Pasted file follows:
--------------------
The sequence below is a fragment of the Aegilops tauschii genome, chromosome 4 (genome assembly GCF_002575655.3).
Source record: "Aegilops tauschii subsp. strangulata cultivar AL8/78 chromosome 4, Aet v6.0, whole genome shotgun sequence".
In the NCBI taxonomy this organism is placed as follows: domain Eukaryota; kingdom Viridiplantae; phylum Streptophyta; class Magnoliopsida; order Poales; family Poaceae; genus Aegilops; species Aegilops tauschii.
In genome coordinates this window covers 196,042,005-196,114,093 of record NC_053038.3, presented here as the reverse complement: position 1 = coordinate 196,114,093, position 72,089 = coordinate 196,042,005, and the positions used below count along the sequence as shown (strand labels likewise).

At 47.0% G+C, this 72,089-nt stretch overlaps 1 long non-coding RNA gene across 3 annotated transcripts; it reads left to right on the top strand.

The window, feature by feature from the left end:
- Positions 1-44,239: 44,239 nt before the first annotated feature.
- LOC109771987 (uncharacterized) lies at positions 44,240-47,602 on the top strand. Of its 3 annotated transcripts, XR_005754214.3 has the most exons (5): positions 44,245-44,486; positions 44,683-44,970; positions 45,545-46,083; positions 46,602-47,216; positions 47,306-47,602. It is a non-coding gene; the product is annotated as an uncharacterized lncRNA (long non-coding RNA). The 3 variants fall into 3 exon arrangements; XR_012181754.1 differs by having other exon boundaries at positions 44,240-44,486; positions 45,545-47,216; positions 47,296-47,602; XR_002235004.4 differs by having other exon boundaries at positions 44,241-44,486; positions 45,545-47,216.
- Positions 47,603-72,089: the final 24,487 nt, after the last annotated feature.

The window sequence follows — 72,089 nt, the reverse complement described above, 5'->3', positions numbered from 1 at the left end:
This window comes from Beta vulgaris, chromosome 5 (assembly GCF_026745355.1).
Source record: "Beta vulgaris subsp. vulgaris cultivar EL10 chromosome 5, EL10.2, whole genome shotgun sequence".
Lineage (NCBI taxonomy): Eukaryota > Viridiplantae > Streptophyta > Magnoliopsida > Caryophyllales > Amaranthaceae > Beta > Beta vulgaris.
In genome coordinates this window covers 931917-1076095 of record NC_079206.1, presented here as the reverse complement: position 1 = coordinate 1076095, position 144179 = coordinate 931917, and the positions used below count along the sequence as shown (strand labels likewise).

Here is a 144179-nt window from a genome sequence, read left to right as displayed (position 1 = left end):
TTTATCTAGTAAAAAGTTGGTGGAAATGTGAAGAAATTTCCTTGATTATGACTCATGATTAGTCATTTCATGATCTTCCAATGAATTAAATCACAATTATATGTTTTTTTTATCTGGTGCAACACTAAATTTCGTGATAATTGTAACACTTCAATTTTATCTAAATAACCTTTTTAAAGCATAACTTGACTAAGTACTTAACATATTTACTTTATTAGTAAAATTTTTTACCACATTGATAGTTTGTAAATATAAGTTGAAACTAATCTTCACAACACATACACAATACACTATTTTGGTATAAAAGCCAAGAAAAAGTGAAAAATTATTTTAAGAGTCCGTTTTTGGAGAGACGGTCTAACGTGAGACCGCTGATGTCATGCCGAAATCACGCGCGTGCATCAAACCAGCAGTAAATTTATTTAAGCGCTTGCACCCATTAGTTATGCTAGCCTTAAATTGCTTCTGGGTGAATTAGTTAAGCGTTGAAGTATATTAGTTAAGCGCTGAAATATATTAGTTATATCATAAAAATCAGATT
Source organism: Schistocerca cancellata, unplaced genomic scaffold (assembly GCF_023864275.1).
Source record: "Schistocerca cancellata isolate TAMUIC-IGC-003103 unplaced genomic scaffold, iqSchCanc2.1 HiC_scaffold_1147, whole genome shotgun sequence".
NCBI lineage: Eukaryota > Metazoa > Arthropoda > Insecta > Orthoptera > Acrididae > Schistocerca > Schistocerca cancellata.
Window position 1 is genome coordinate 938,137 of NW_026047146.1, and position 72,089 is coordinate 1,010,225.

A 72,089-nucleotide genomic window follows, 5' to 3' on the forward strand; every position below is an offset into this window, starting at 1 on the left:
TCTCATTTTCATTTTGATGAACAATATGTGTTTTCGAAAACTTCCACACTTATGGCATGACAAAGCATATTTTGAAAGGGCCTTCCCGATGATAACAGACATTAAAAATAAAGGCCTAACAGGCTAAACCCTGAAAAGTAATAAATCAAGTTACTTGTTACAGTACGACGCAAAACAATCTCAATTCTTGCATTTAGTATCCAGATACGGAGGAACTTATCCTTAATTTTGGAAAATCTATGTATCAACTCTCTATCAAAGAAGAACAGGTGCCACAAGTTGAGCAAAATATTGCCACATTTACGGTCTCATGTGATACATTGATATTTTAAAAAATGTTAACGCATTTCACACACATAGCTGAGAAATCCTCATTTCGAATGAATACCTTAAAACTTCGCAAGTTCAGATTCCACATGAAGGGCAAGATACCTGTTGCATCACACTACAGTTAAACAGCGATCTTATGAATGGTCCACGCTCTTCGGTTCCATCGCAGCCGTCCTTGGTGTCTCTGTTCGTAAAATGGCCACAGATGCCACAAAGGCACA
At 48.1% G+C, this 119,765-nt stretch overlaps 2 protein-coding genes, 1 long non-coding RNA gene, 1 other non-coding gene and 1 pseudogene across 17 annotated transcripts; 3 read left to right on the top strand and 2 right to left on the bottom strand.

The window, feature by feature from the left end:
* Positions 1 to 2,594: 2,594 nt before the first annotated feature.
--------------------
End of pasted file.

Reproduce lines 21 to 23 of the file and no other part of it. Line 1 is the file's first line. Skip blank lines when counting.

A 72,089-nucleotide genomic window follows, 5' to 3' on the forward strand; every position below is an offset into this window, starting at 1 on the left:
TCTCATTTTCATTTTGATGAACAATATGTGTTTTCGAAAACTTCCACACTTATGGCATGACAAAGCATATTTTGAAAGGGCCTTCCCGATGATAACAGACATTAAAAATAAAGGCCTAACAGGCTAAACCCTGAAAAGTAATAAATCAAGTTACTTGTTACAGTACGACGCAAAACAATCTCAATTCTTGCATTTAGTATCCAGATACGGAGGAACTTATCCTTAATTTTGGAAAATCTATGTATCAACTCTCTATCAAAGAAGAACAGGTGCCACAAGTTGAGCAAAATATTGCCACATTTACGGTCTCATGTGATACATTGATATTTTAAAAAATGTTAACGCATTTCACACACATAGCTGAGAAATCCTCATTTCGAATGAATACCTTAAAACTTCGCAAGTTCAGATTCCACATGAAGGGCAAGATACCTGTTGCATCACACTACAGTTAAACAGCGATCTTATGAATGGTCCACGCTCTTCGGTTCCATCGCAGCCGTCCTTGGTGTCTCTGTTCGTAAAATGGCCACAGATGCCACAAAGGCACA
At 48.1% G+C, this 119,765-nt stretch overlaps 2 protein-coding genes, 1 long non-coding RNA gene, 1 other non-coding gene and 1 pseudogene across 17 annotated transcripts; 3 read left to right on the top strand and 2 right to left on the bottom strand.